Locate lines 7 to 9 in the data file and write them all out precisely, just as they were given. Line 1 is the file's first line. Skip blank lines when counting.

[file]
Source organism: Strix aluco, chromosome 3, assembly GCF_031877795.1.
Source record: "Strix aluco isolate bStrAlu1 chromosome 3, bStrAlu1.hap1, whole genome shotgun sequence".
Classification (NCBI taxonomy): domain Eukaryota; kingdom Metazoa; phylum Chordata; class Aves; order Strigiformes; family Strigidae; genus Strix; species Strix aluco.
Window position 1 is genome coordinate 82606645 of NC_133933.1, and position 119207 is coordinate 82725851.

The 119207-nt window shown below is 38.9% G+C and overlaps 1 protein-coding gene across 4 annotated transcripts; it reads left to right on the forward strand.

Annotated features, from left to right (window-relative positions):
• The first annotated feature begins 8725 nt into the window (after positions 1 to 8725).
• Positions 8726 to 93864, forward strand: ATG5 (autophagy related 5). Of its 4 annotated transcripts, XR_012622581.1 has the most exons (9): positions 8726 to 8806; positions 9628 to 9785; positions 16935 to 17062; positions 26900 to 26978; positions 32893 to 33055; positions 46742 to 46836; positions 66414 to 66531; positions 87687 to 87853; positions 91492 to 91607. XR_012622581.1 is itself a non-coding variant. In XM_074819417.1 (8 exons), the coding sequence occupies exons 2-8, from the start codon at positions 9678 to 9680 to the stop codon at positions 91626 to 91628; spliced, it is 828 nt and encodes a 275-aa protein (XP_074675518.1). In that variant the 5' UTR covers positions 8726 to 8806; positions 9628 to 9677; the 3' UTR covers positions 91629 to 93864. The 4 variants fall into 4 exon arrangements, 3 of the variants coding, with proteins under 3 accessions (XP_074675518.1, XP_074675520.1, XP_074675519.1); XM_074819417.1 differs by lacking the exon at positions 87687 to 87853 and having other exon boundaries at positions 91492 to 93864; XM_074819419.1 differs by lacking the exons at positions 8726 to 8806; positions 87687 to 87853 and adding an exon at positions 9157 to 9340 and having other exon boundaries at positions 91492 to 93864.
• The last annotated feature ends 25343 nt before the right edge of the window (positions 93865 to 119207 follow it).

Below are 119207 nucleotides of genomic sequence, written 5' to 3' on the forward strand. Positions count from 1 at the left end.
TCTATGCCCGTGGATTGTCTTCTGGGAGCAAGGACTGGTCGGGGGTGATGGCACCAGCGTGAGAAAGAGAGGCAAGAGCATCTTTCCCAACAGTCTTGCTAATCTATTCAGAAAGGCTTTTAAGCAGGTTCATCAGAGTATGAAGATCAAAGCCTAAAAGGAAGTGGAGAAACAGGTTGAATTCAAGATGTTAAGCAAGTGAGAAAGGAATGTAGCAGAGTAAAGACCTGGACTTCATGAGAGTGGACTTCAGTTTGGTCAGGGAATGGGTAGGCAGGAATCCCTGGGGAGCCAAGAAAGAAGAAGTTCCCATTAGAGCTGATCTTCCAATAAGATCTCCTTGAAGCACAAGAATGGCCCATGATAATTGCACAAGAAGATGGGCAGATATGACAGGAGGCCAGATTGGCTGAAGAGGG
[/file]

• The first annotated feature begins 8725 nt into the window (after positions 1 to 8725).
• Positions 8726 to 93864, forward strand: ATG5 (autophagy related 5). Of its 4 annotated transcripts, XR_012622581.1 has the most exons (9): positions 8726 to 8806; positions 9628 to 9785; positions 16935 to 17062; positions 26900 to 26978; positions 32893 to 33055; positions 46742 to 46836; positions 66414 to 66531; positions 87687 to 87853; positions 91492 to 91607. XR_012622581.1 is itself a non-coding variant. In XM_074819417.1 (8 exons), the coding sequence occupies exons 2-8, from the start codon at positions 9678 to 9680 to the stop codon at positions 91626 to 91628; spliced, it is 828 nt and encodes a 275-aa protein (XP_074675518.1). In that variant the 5' UTR covers positions 8726 to 8806; positions 9628 to 9677; the 3' UTR covers positions 91629 to 93864. The 4 variants fall into 4 exon arrangements, 3 of the variants coding, with proteins under 3 accessions (XP_074675518.1, XP_074675520.1, XP_074675519.1); XM_074819417.1 differs by lacking the exon at positions 87687 to 87853 and having other exon boundaries at positions 91492 to 93864; XM_074819419.1 differs by lacking the exons at positions 8726 to 8806; positions 87687 to 87853 and adding an exon at positions 9157 to 9340 and having other exon boundaries at positions 91492 to 93864.
• The last annotated feature ends 25343 nt before the right edge of the window (positions 93865 to 119207 follow it).